Tonight’s third Republican debate will be a crucial one for a number of the candidates. Polls show Donald Trump trailing Dr. Ben Carson for the first time in Iowa; one poll from CBS/New York Times has Trump trailing Carson nationally as well.
Meanwhile, Senator Marco Rubio (R-FL) continues to lurk in the high single digits, while onetime frontrunner former Governor Jeb Bush (R-FL) has fallen to meet Rubio there. Senator Ted Cruz (R-TX) bides his time, holding statistically even with Bush and Rubio; Carly Fiorina, unable to capitalize on her second debate victory, has dropped from second or third in the race down to the lower tier again. Senator Rand Paul (R-KY), former Governor Mike Huckabee (R-AR), Governor John Kasich (R-OH), and Governor Chris Christie (R-NJ) hold on with their fingernails.
So, what do the candidates have to do tonight? Here’s the preview.
Donald Trump: The latest polls prove that The God Bleeds. Trump spent the day before the debate joking with Iowa audiences, pleading, “Iowa, will you get your numbers up, please? Will you get those numbers up? I promise you: I will do such a good job.” It’s a new tone from Trump, who up until now has banked on his big poll numbers as a defense against accusations of political inconsistency and outright heresy ranging from his 9/11 comments to his quasi-defense of Hillary Clinton in the Benghazi hearings. Trump’s brash persona has rallied a base looking for a strong leader to take the fight to Democrats – but like salt in a stew, saturation kills the flavor. Hence the rise of Ben Carson. Tonight, Trump actually needs to play it safe: this could be the first debate where he’s not the central target. His numbers haven’t dropped substantially, and if Carson finds himself at the center of a firestorm, he could watch his own numbers drop. Subtlety and Trump have never met, but they should at least get acquainted tonight.
Ben Carson: Carson will receive a large number of questions tonight. He’s been able to skate thus far in the debates by relying on his soft-spoken manner and his back to basics approach – but what will happen if he’s stumped on stage by a specific question about financial policy? More importantly, what happens if a non-Trump candidate like John Kasich attacks him? Carson has the most to lose tonight, but if he weathers the storm, he’ll continue to poll well. He’s not vulnerable to collapse the same way many of the 2012 candidates were.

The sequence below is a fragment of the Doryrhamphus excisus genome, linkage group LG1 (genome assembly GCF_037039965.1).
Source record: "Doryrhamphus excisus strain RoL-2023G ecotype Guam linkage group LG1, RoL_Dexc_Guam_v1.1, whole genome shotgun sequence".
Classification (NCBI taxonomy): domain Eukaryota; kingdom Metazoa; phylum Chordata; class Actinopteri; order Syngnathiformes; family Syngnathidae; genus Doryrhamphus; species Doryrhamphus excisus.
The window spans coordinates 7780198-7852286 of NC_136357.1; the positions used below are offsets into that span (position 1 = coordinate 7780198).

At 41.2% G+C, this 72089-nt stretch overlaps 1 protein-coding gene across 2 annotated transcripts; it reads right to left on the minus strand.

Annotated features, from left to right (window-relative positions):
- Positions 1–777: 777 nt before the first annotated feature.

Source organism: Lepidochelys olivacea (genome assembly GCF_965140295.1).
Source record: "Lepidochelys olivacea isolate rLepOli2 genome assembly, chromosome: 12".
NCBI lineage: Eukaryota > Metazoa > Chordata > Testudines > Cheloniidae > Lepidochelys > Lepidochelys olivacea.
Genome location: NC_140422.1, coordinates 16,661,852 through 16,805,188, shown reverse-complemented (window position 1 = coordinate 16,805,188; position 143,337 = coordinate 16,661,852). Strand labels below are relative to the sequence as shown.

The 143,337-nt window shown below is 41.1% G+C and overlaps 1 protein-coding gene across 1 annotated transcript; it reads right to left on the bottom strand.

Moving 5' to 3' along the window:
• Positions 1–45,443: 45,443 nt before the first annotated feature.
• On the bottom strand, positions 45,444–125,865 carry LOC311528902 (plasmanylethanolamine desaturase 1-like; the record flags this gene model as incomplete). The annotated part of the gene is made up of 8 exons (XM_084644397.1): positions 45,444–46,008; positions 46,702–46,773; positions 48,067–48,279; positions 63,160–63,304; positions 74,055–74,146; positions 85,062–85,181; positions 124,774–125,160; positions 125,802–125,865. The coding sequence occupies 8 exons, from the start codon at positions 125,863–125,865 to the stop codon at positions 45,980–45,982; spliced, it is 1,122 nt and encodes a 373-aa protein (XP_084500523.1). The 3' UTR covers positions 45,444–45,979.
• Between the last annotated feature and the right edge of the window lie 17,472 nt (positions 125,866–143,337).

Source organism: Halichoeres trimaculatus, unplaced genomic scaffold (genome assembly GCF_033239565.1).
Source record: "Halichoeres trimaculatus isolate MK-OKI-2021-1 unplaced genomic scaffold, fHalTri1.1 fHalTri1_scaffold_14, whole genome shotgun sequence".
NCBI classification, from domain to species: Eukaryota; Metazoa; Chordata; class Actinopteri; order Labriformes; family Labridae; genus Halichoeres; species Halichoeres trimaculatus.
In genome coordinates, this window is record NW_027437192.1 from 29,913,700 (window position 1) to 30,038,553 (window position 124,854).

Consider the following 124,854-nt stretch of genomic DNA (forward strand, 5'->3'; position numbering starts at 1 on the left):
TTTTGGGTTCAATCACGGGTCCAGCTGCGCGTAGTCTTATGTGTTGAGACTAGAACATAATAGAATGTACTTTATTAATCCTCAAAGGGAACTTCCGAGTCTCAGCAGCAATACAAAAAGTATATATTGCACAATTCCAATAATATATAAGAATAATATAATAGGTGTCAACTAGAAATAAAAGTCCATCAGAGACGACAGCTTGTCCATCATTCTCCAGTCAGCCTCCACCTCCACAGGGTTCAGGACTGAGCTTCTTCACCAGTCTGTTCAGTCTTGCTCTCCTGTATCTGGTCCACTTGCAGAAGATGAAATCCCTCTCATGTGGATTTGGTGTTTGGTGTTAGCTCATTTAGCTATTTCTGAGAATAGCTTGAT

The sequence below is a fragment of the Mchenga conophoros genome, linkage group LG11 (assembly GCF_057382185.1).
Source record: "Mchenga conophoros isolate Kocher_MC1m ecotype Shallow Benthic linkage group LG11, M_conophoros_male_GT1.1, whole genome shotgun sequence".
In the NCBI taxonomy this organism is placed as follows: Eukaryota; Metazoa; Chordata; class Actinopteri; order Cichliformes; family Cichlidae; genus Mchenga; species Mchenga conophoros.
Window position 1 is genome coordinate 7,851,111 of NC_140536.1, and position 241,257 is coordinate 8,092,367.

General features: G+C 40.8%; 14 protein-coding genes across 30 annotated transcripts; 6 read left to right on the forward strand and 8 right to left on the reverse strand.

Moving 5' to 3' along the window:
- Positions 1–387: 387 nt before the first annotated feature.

Jeb Bush: Bush’s candidacy now exists at the edge of relevance. He’s cutting staff around the country, his consensus frontrunner status has collapsed, and Marco Rubio is picking up his donor support. He’s called on the rest of the Bush clan for support, to no avail. And now he’s getting testy, telling a South Carolina audience, “I’ve got a lot of really cool things I could do other than sit around, being miserable, listening to people demonize me and feeling compelled to demonized.” Tonight, Jeb’s stuck between a rock and hard place. If he gets combative, he looks desperate and angry; if he’s passive, he reinforces the notion that he won’t fight. Jeb’s toast, and the debate tonight should confirm that.
Marco Rubio: Of all the candidates in tonight’s debate, Marco Rubio has the most to gain. He’s the quiet pick by most pundits to win the nomination, despite his deeply problematic record on immigration, and he’s consolidating support from the sinking Bush ship. That means that Bush will likely attack him, as will Trump. Rubio will move from a secondary target to a primary one. Like Floyd Mayweather, however, Rubio’s smooth on defense, which means that repelling attacks could benefit him when it comes time for decisionmaking. On the other hand, Rubio’s unmarked at this point in the race – should someone land a serious punch, Rubio’s blemish-free campaign could begin to show its first signs of wear.
Ted Cruz: Cruz, along with Rubio, has run the most professional campaign in the race. He’s built a solid grassroots base in Iowa, has lots of money in the bank, and continues to represent the most consistently conservative record. The problem for Cruz is his general approach: he appears to think too much. You can feel the gears turning. His debate approach thus far has mirrored that problem: he turns to camera, speaks slowly, in calculated cadences. There’s no passion. He may be waiting until later in the race to make a big move, but if he wants to make one, he’ll have to show some fire tonight. Unlike many of the other candidates, he’s been directing his fire toward Democrats – if he does that while Rubio is busy fending off other Republicans, he could look presidential enough to continue his climb.